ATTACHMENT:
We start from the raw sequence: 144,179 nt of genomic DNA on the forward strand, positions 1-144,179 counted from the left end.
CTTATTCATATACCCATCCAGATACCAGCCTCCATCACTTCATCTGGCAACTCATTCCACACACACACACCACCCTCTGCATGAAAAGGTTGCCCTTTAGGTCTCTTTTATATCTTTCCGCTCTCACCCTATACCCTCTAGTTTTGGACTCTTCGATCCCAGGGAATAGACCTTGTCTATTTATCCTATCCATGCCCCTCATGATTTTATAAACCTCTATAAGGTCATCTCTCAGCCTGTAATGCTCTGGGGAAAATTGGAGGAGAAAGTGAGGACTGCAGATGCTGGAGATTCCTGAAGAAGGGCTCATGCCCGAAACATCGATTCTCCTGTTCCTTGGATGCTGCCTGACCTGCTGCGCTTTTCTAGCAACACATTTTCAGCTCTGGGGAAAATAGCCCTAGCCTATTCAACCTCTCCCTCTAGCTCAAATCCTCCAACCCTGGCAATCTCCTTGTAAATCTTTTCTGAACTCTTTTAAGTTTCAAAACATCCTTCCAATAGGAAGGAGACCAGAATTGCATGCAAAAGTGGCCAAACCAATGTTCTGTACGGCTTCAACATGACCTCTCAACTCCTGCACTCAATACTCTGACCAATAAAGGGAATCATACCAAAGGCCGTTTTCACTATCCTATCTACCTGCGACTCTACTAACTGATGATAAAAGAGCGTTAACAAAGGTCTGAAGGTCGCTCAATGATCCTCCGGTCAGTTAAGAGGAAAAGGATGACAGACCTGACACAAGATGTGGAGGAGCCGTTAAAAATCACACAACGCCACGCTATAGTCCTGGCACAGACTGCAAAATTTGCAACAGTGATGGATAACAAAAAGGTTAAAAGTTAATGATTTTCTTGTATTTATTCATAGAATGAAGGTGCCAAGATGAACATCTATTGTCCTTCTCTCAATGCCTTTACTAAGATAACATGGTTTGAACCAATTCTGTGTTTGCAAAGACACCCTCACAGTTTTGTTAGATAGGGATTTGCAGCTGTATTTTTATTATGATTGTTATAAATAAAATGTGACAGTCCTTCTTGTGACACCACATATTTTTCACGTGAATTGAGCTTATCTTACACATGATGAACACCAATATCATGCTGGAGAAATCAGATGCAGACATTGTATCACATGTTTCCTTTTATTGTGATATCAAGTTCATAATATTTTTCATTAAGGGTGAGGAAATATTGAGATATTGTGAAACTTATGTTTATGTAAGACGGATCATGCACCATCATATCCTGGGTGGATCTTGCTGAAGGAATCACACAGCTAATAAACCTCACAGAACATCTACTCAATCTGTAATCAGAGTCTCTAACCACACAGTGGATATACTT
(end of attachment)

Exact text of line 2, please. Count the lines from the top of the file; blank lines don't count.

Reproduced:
CTTATTCATATACCCATCCAGATACCAGCCTCCATCACTTCATCTGGCAACTCATTCCACACACACACACCACCCTCTGCATGAAAAGGTTGCCCTTTAGGTCTCTTTTATATCTTTCCGCTCTCACCCTATACCCTCTAGTTTTGGACTCTTCGATCCCAGGGAATAGACCTTGTCTATTTATCCTATCCATGCCCCTCATGATTTTATAAACCTCTATAAGGTCATCTCTCAGCCTGTAATGCTCTGGGGAAAATTGGAGGAGAAAGTGAGGACTGCAGATGCTGGAGATTCCTGAAGAAGGGCTCATGCCCGAAACATCGATTCTCCTGTTCCTTGGATGCTGCCTGACCTGCTGCGCTTTTCTAGCAACACATTTTCAGCTCTGGGGAAAATAGCCCTAGCCTATTCAACCTCTCCCTCTAGCTCAAATCCTCCAACCCTGGCAATCTCCTTGTAAATCTTTTCTGAACTCTTTTAAGTTTCAAAACATCCTTCCAATAGGAAGGAGACCAGAATTGCATGCAAAAGTGGCCAAACCAATGTTCTGTACGGCTTCAACATGACCTCTCAACTCCTGCACTCAATACTCTGACCAATAAAGGGAATCATACCAAAGGCCGTTTTCACTATCCTATCTACCTGCGACTCTACTAACTGATGATAAAAGAGCGTTAACAAAGGTCTGAAGGTCGCTCAATGATCCTCCGGTCAGTTAAGAGGAAAAGGATGACAGACCTGACACAAGATGTGGAGGAGCCGTTAAAAATCACACAACGCCACGCTATAGTCCTGGCACAGACTGCAAAATTTGCAACAGTGATGGATAACAAAAAGGTTAAAAGTTAATGATTTTCTTGTATTTATTCATAGAATGAAGGTGCCAAGATGAACATCTATTGTCCTTCTCTCAATGCCTTTACTAAGATAACATGGTTTGAACCAATTCTGTGTTTGCAAAGACACCCTCACAGTTTTGTTAGATAGGGATTTGCAGCTGTATTTTTATTATGATTGTTATAAATAAAATGTGACAGTCCTTCTTGTGACACCACATATTTTTCACGTGAATTGAGCTTATCTTACACATGATGAACACCAATATCATGCTGGAGAAATCAGATGCAGACATTGTATCACATGTTTCCTTTTATTGTGATATCAAGTTCATAATATTTTTCATTAAGGGTGAGGAAATATTGAGATATTGTGAAACTTATGTTTATGTAAGACGGATCATGCACCATCATATCCTGGGTGGATCTTGCTGAAGGAATCACACAGCTAATAAACCTCACAGAACATCTACTCAATCTGTAATCAGAGTCTCTAACCACACAGTGGATATACTT